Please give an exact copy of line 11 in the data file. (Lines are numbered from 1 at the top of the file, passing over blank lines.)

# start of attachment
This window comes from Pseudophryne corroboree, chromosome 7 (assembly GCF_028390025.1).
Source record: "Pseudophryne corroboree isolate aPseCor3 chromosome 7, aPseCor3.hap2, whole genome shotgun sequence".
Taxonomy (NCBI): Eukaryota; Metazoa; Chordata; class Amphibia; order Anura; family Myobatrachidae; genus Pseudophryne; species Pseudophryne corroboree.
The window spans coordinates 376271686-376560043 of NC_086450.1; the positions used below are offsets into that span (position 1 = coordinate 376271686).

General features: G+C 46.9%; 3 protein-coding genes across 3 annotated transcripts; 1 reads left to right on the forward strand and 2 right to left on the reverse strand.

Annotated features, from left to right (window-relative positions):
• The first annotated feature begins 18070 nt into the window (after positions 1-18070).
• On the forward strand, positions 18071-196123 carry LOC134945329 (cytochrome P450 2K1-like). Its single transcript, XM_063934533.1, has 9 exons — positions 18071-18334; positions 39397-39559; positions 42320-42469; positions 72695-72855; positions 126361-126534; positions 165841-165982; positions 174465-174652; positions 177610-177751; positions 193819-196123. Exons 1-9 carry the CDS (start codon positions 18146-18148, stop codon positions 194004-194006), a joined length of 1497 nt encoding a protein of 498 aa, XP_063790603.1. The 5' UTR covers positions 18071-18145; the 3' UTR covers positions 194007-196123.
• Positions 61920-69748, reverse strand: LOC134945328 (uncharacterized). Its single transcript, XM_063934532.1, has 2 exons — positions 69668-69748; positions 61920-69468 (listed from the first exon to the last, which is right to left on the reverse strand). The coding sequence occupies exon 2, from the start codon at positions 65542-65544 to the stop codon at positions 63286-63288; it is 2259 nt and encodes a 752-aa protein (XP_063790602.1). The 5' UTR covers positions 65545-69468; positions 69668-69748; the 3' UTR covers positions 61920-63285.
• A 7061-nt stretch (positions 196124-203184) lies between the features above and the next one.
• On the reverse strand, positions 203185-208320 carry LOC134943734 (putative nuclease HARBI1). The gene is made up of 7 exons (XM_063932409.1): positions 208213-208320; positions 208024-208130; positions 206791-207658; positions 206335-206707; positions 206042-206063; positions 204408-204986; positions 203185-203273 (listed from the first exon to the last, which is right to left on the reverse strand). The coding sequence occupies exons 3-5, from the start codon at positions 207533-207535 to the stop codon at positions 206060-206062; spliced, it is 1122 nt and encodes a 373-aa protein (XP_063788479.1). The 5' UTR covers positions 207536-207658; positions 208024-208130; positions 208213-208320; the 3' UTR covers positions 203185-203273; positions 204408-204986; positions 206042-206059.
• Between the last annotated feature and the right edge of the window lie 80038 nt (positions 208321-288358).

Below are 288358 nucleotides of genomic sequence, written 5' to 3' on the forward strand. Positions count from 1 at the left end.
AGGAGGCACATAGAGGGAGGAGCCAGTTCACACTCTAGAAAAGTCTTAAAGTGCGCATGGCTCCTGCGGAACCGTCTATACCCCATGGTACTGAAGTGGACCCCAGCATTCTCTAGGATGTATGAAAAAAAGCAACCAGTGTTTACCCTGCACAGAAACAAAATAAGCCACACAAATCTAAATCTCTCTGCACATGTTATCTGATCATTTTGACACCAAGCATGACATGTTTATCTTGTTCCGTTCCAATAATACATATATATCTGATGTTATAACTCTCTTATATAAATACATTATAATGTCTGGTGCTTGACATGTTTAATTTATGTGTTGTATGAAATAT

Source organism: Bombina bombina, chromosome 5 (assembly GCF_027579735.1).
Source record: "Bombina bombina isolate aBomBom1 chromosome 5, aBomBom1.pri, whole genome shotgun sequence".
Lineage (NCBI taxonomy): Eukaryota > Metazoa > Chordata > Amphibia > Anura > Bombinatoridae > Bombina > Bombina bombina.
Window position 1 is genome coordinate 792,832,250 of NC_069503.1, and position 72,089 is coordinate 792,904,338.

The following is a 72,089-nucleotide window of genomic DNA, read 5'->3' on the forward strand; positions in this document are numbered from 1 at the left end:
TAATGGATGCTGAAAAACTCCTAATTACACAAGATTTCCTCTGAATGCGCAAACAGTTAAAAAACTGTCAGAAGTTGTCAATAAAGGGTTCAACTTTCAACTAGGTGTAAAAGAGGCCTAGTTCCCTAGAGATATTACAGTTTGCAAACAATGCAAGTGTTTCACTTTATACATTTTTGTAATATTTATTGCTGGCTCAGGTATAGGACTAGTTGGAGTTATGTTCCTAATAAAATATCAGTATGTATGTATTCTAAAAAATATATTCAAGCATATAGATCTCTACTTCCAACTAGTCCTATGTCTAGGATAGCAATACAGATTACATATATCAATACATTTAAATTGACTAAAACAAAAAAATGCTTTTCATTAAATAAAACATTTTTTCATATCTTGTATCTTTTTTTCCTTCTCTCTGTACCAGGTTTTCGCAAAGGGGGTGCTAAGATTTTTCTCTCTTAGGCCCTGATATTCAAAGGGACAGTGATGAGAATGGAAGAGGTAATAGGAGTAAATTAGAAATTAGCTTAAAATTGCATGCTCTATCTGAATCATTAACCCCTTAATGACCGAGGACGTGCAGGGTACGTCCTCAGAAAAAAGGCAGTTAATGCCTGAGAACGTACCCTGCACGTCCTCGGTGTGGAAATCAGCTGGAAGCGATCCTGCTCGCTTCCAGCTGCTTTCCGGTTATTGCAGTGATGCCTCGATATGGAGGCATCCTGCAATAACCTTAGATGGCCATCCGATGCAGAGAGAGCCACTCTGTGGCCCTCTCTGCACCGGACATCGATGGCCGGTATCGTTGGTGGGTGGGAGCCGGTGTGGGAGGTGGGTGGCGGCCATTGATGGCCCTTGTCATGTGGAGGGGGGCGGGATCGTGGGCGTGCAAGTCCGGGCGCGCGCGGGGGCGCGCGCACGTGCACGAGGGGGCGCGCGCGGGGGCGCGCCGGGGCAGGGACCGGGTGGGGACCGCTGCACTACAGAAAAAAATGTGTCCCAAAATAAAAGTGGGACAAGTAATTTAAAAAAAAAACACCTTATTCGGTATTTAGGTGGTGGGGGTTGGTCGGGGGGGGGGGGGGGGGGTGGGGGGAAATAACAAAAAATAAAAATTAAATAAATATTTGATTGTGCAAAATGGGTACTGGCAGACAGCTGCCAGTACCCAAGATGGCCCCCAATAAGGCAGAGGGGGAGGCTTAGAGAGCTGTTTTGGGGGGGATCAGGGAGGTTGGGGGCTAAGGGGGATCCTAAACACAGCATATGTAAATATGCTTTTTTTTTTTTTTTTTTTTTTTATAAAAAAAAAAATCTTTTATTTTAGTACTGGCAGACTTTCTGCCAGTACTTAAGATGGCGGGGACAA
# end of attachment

• On the reverse strand, positions 203185-208320 carry LOC134943734 (putative nuclease HARBI1). The gene is made up of 7 exons (XM_063932409.1): positions 208213-208320; positions 208024-208130; positions 206791-207658; positions 206335-206707; positions 206042-206063; positions 204408-204986; positions 203185-203273 (listed from the first exon to the last, which is right to left on the reverse strand). The coding sequence occupies exons 3-5, from the start codon at positions 207533-207535 to the stop codon at positions 206060-206062; spliced, it is 1122 nt and encodes a 373-aa protein (XP_063788479.1). The 5' UTR covers positions 207536-207658; positions 208024-208130; positions 208213-208320; the 3' UTR covers positions 203185-203273; positions 204408-204986; positions 206042-206059.